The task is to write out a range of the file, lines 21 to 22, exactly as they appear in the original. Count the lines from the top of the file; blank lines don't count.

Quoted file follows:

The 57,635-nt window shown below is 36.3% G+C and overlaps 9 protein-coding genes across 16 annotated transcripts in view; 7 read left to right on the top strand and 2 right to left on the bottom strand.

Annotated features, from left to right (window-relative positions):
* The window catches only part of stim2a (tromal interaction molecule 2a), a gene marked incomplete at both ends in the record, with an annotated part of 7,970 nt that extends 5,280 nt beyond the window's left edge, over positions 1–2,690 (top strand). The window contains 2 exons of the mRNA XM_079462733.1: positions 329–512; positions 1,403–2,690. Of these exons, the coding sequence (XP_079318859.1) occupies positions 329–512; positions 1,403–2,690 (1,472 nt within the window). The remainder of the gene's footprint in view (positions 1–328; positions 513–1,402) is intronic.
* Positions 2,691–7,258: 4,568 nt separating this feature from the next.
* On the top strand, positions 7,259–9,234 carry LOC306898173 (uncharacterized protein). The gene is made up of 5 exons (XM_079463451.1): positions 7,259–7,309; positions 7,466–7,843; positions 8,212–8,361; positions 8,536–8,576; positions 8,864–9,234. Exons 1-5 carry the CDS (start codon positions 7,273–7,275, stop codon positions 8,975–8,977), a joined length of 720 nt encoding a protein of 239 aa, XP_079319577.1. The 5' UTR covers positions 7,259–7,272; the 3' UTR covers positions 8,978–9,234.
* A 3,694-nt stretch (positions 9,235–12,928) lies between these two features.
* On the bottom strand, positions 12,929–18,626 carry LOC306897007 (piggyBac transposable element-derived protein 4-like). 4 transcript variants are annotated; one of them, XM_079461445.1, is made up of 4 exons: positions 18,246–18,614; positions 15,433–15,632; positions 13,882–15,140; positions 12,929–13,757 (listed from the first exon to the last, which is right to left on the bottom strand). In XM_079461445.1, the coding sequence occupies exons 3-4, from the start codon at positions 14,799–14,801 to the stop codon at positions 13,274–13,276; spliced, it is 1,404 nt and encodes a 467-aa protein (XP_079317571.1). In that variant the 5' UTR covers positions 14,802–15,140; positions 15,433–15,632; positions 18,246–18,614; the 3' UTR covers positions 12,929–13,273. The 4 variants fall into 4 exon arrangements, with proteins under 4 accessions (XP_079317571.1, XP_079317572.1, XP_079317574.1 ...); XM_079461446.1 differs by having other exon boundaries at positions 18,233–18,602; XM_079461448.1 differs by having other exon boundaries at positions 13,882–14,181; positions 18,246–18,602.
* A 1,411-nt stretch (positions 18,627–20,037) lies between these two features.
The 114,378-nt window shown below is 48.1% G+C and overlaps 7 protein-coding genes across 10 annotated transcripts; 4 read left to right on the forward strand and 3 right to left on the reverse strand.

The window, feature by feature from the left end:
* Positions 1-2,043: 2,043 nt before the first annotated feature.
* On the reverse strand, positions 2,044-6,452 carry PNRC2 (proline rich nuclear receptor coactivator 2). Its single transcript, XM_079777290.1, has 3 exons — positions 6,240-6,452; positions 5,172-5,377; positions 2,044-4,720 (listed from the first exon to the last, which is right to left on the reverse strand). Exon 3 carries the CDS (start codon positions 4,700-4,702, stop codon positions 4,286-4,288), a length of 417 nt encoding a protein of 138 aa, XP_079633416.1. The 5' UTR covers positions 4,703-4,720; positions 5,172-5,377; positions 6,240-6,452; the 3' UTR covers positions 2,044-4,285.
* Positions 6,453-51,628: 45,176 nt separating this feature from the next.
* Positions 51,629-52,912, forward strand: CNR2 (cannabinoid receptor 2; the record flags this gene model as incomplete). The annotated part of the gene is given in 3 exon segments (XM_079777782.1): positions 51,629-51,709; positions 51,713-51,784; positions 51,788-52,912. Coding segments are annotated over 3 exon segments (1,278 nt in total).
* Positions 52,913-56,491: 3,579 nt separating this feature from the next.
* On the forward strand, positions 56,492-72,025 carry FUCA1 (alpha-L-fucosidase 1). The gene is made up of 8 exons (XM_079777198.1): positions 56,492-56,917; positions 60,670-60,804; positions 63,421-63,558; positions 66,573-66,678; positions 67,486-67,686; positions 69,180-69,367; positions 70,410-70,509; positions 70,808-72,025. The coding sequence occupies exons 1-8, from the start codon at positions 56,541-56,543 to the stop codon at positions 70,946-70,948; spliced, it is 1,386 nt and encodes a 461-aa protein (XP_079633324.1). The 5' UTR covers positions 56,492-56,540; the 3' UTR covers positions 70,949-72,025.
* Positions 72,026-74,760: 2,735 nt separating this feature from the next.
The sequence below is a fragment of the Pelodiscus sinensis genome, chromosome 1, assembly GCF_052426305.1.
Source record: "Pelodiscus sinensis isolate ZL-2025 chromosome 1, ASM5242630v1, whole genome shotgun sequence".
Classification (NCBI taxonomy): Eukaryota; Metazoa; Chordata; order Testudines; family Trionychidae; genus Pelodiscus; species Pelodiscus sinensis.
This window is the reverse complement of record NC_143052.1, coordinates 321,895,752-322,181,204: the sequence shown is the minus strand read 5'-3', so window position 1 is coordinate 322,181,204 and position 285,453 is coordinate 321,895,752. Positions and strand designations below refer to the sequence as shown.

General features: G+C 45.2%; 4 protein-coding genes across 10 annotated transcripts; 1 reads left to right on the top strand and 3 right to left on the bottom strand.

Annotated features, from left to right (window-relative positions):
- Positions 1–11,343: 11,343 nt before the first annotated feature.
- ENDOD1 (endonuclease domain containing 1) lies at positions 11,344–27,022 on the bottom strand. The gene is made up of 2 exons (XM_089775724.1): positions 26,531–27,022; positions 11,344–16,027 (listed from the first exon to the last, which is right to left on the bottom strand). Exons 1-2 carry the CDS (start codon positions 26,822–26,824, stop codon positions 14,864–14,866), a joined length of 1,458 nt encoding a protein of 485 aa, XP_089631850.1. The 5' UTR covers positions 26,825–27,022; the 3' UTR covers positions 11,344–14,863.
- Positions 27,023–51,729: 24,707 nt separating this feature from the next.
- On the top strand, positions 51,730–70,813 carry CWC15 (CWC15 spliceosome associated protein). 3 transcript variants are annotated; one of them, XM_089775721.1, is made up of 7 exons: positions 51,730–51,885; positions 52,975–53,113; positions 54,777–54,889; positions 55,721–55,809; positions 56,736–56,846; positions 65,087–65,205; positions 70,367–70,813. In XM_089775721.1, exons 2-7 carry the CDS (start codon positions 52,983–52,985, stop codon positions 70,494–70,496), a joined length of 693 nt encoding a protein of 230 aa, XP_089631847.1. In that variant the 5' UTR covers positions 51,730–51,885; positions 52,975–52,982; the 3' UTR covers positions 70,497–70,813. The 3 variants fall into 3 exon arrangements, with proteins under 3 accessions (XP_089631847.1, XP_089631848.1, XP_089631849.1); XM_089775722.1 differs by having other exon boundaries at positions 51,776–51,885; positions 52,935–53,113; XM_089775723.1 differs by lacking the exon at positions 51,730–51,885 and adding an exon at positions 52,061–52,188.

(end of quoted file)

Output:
This window is the reverse complement of record NC_143052.1, coordinates 321,895,752-322,181,204: the sequence shown is the minus strand read 5'-3', so window position 1 is coordinate 322,181,204 and position 285,453 is coordinate 321,895,752. Positions and strand designations below refer to the sequence as shown.

General features: G+C 45.2%; 4 protein-coding genes across 10 annotated transcripts; 1 reads left to right on the top strand and 3 right to left on the bottom strand.